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O'Reilly Tags

We're experimenting with a folksonomy based on tag data provided by del.icio.us. Follow development in this blog post.


Intro to Managed C++, Part 2: Mixing Managed and Unmanaged Code (12 tags)
In the first article of the series, Sam Gentile focused on what Managed C++ was, some of its advantages and roles, and scenarios in which it excelled. One of those scenarios is the focus of this article: the ability to mix managed and unmanaged code in the same module.

ASP.NET Forms Authentication - Part 1 (9 tags)
In many Web applications, there is a need to authenticate users to allow them access to different parts of a site based on their credentials. This article by Abel Banda shows you how you can do this in ASP.NET with Forms Authentication.

C# Generics (8 tags)
The single most anticipated (and dreaded?) feature of Visual C# 2.0 is the addition of Generics. Jesse Liberty shows you what problems Generics solve, how to use them to improve your code, and why you need not fear them.

Using NDoc: Adding World-Class Documentation to Your .NET Components (8 tags)
Shawn Van Ness had never been a big fan of source-code-based documentation generators - tools that attempt to produce reference documentation by mining specially-formatted comments from source code. The concept is clearly of great value: by scanning the source code, the doc-generator can alert the author to any code items that are missing documentation. But the rumors are true - he recently met a new documentation generator, and he's fallen in love. Its name is NDoc, and he does believe it loves him too.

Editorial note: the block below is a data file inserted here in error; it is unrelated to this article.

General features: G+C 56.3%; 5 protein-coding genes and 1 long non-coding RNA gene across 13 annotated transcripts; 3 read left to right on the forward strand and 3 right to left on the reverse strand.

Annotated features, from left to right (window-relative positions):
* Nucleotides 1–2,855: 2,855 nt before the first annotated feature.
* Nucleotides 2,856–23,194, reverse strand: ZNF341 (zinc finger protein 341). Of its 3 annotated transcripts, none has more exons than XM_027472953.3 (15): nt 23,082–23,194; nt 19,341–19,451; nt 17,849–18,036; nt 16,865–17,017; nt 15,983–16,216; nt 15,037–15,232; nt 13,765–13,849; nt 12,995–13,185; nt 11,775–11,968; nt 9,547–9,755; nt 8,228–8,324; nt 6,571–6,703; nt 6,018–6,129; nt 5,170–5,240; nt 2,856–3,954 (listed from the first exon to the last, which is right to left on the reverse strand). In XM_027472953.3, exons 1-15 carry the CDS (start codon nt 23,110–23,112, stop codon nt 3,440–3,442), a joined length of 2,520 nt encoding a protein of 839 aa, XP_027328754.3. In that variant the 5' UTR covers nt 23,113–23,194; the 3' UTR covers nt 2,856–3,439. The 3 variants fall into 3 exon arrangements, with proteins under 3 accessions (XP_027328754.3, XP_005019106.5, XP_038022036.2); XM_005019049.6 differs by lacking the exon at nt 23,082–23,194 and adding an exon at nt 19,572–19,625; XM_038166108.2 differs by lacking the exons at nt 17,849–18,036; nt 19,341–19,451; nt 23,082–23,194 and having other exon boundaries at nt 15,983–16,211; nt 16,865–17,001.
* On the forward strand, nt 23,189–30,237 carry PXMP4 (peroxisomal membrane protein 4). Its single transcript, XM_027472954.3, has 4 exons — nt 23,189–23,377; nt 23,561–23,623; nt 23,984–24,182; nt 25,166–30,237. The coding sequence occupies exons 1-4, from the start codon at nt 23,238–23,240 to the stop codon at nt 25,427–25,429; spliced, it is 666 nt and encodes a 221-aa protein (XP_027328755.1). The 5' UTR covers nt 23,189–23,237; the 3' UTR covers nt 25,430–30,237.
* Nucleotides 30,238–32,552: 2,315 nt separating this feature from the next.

Miguel de Icaza Explains How to "Get" Mono (7 tags)
It's perhaps the most controversial project in the open source world, but this mostly stems from misunderstanding: Mono, the open source development platform based upon Microsoft's .NET framework. Immediate reactions from many dubious Linux developers have ranged from confusion over its connection with .NET to wondering what the benefits of developing under it are. Throughout the course of its four years of intense development, sponsored by Novell, Mono founder Miguel de Icaza has had to frequently clarify the .NET issue and sell the community on it. In this new interview, Howard Wen asks Miguel to explain himself one more time.